In addition to making VoIP calls, call center software can usually also handle live chat, texting, social media integrations, Interactive Voice Response (IVR), and much more. You can even get specific types of call center software for the functions you need. For instance, if you’re running a customer service department, you might benefit from using inbound call center software. If you have a large sales department, an outbound call center program could be a great fit.
What You Need To Set Up a New VoIP Phone System
Setting up a new VoIP system is usually pretty straightforward, whether you’re starting from scratch or migrating from another system.
The first step is choosing your VoIP provider and making sure your internet connection is up and running. Depending on the type of device you use, you may have to connect a handset to a router, or you could use a softphone, which is an app that allows you to make calls from any device. You can also use an IP phone, which is capable of connecting directly to the internet.
If you’re using legacy hardware, you’ll most likely need to install an Analog Telephone Adapter (ATA) to help your old hardware talk to the VoIP system.
Once you choose your VoIP provider and connect your hardware, make sure you follow your provider’s setup instructions—they should lay it all out clearly for you so you don’t have to guess.
If you’re migrating from another system, you’ll need to request temporary numbers from your VoIP provider while you port your numbers from your old provider, assuming you want to keep the same numbers. If you don’t care about what numbers you have, you can get your VoIP provider to assign new numbers and skip the porting.
What to Look for in a New VoIP Phone System
When considering a new VoIP phone system, you should first think about how you plan to use the system, what features are most important to you, and the number of people who’ll be using it each month. Not only will this help you quickly identify whether a specific provider offers what you need, but it’ll help you calculate costs as you’re researching pricing options across different services.
Here are some of the features you should be looking for when you’re comparing providers:
- Call quality
- High uptime rates
- Integrations with other platforms
- Number porting
- Ease of use
Depending on your business, you may also need advanced features like call recording, voicemail to email, and call forwarding.
Review sites will be your best friend here. Do some digging. One complaint could be an anomaly. But if the same complaint comes up over and over again, that could be a red flag. While most VoIP providers promise nearly constant uptime and excellent call quality, some providers fail to live up to those promises.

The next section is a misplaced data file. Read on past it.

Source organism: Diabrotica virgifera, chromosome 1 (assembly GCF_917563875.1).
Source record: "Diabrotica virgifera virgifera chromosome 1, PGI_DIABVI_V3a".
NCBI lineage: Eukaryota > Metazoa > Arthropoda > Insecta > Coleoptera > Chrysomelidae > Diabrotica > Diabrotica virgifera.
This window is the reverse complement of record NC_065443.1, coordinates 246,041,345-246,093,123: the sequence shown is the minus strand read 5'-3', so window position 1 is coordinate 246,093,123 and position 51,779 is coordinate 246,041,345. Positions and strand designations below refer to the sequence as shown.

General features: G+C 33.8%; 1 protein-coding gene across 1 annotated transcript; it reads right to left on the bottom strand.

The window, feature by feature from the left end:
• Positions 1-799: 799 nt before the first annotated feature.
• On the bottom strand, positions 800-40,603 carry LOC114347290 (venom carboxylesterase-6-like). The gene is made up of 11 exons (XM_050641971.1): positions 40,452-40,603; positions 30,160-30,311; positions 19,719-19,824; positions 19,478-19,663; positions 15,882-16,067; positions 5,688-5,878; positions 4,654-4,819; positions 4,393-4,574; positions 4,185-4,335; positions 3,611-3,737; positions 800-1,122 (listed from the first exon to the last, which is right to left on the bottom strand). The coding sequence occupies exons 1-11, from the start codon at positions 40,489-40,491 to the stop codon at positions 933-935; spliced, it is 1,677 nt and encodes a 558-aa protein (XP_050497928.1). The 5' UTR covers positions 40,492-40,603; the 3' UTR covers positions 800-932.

Once you narrow your search down to a few providers, take some time to test their customer service. If they’re slow to respond to queries now, they probably won’t get any faster later. But if they’re quick and diligent in their responses,that’s a good sign they’ll be a helpful partner later when you need them.
Not sure where to start your VoIP research? We’ve put together a list of the 12 best VoIP providers to get you started.
Best Practices – How to Get the Most Out of a VoIP Phone System
Once you have your VoIP system set up, you want to make sure you’re using it to its fullest extent. Here are some best practices to get the most out of your system:
- Use Good Hardware: The quality of calls you’ll get with a VoIP system depends on two things: your internet speed and the hardware you’re using. While you don’t need an ultra-extravagant setup, you should plan on investing in some decent handsets, headphones, or computers to use with your system.
- Set Up Call Forwarding: One of the best things about VoIP is that it can follow you anywhere you go. Make sure you set up call forwarding so your staff can make and receive calls from the same number whether they’re at their desk in the office or on the road.
- Explore Your VoIP System’s Features: If all you want to do is make and receive calls, that’s totally fine—but most VoIP systems have a ton more features that can make your life a lot easier. Even if you’re not sure you’ll need them, take the time to explore your system’s advanced features. From ring groups and warm transfers to voicemail transcription and document sharing, a VoIP system offers a lot more than traditional phone systems.
- Train Your Staff: Most VoIP systems are fairly intuitive, but if your staff is new to VoIP, or if they’re switching over to a new system, take the time to train them on the system. This is especially important if you’ve customized your VoIP or if you want your employees to make full use of the features. And while nobody loves to watch a training video, your employees may thank you later when they don’t fumble through their first call transfer.
- Bring Your Communications Under One Roof: If you’re switching to a VoIP system, consider consolidating your communications into one system. Many VoIP providers will let you do voice calls, texting, video calls, and voicemail transcriptions on one platform, making it easy to keep track of messaging and avoid the chaos that comes with multiple channels for outreach.